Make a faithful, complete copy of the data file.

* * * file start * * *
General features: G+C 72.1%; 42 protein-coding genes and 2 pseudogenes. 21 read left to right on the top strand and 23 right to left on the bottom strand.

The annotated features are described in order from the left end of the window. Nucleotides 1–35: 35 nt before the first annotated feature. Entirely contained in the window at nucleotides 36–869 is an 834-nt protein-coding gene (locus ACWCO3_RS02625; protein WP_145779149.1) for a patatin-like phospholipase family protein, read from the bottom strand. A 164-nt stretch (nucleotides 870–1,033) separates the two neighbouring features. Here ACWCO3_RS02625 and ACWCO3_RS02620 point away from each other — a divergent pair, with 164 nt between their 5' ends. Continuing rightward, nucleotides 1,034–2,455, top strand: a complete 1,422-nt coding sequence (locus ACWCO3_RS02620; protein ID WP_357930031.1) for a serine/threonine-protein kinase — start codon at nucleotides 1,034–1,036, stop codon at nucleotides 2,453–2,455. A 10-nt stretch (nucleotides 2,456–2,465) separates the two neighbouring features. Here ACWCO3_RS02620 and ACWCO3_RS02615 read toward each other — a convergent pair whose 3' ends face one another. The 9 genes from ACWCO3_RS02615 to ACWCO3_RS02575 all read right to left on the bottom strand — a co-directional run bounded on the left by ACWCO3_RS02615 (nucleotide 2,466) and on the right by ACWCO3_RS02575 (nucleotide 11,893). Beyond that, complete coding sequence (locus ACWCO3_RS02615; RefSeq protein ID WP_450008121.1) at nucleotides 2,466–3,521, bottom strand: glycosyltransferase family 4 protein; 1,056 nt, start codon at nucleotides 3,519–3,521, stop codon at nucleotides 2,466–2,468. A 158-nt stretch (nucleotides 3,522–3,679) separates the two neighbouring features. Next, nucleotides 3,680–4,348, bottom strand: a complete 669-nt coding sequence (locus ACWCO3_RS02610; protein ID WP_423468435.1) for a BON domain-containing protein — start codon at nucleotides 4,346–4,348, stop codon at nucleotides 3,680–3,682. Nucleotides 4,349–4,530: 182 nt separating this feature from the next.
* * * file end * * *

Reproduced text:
General features: G+C 72.1%; 42 protein-coding genes and 2 pseudogenes. 21 read left to right on the top strand and 23 right to left on the bottom strand.

The annotated features are described in order from the left end of the window. Nucleotides 1–35: 35 nt before the first annotated feature. Entirely contained in the window at nucleotides 36–869 is an 834-nt protein-coding gene (locus ACWCO3_RS02625; protein WP_145779149.1) for a patatin-like phospholipase family protein, read from the bottom strand. A 164-nt stretch (nucleotides 870–1,033) separates the two neighbouring features. Here ACWCO3_RS02625 and ACWCO3_RS02620 point away from each other — a divergent pair, with 164 nt between their 5' ends. Continuing rightward, nucleotides 1,034–2,455, top strand: a complete 1,422-nt coding sequence (locus ACWCO3_RS02620; protein ID WP_357930031.1) for a serine/threonine-protein kinase — start codon at nucleotides 1,034–1,036, stop codon at nucleotides 2,453–2,455. A 10-nt stretch (nucleotides 2,456–2,465) separates the two neighbouring features. Here ACWCO3_RS02620 and ACWCO3_RS02615 read toward each other — a convergent pair whose 3' ends face one another. The 9 genes from ACWCO3_RS02615 to ACWCO3_RS02575 all read right to left on the bottom strand — a co-directional run bounded on the left by ACWCO3_RS02615 (nucleotide 2,466) and on the right by ACWCO3_RS02575 (nucleotide 11,893). Beyond that, complete coding sequence (locus ACWCO3_RS02615; RefSeq protein ID WP_450008121.1) at nucleotides 2,466–3,521, bottom strand: glycosyltransferase family 4 protein; 1,056 nt, start codon at nucleotides 3,519–3,521, stop codon at nucleotides 2,466–2,468. A 158-nt stretch (nucleotides 3,522–3,679) separates the two neighbouring features. Next, nucleotides 3,680–4,348, bottom strand: a complete 669-nt coding sequence (locus ACWCO3_RS02610; protein ID WP_423468435.1) for a BON domain-containing protein — start codon at nucleotides 4,346–4,348, stop codon at nucleotides 3,680–3,682. Nucleotides 4,349–4,530: 182 nt separating this feature from the next.